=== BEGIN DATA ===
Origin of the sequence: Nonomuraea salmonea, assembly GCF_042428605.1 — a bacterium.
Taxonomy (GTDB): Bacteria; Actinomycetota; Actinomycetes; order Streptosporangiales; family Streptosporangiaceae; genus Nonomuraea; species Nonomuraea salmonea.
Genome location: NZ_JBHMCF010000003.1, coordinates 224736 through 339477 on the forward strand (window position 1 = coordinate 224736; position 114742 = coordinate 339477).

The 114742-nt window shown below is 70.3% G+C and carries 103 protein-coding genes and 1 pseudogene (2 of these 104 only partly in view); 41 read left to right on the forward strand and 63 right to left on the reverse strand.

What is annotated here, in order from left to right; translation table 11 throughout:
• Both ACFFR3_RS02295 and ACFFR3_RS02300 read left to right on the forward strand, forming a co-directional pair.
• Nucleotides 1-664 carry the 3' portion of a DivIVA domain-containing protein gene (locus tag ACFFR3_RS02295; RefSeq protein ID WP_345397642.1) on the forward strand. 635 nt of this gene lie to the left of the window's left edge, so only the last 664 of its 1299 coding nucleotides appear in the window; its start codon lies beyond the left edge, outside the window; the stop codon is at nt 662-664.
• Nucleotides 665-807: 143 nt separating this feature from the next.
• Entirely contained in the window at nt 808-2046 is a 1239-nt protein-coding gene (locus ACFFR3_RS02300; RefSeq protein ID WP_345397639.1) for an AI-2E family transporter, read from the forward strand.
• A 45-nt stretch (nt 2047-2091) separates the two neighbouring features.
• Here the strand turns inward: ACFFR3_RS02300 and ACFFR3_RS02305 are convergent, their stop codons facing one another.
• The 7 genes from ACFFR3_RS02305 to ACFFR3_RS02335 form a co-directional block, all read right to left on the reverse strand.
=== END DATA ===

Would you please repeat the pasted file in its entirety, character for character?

Origin of the sequence: Nonomuraea salmonea, assembly GCF_042428605.1 — a bacterium.
Taxonomy (GTDB): Bacteria; Actinomycetota; Actinomycetes; order Streptosporangiales; family Streptosporangiaceae; genus Nonomuraea; species Nonomuraea salmonea.
Genome location: NZ_JBHMCF010000003.1, coordinates 224736 through 339477 on the forward strand (window position 1 = coordinate 224736; position 114742 = coordinate 339477).

The 114742-nt window shown below is 70.3% G+C and carries 103 protein-coding genes and 1 pseudogene (2 of these 104 only partly in view); 41 read left to right on the forward strand and 63 right to left on the reverse strand.

What is annotated here, in order from left to right; translation table 11 throughout:
• Both ACFFR3_RS02295 and ACFFR3_RS02300 read left to right on the forward strand, forming a co-directional pair.
• Nucleotides 1-664 carry the 3' portion of a DivIVA domain-containing protein gene (locus tag ACFFR3_RS02295; RefSeq protein ID WP_345397642.1) on the forward strand. 635 nt of this gene lie to the left of the window's left edge, so only the last 664 of its 1299 coding nucleotides appear in the window; its start codon lies beyond the left edge, outside the window; the stop codon is at nt 662-664.
• Nucleotides 665-807: 143 nt separating this feature from the next.
• Entirely contained in the window at nt 808-2046 is a 1239-nt protein-coding gene (locus ACFFR3_RS02300; RefSeq protein ID WP_345397639.1) for an AI-2E family transporter, read from the forward strand.
• A 45-nt stretch (nt 2047-2091) separates the two neighbouring features.
• Here the strand turns inward: ACFFR3_RS02300 and ACFFR3_RS02305 are convergent, their stop codons facing one another.
• The 7 genes from ACFFR3_RS02305 to ACFFR3_RS02335 form a co-directional block, all read right to left on the reverse strand.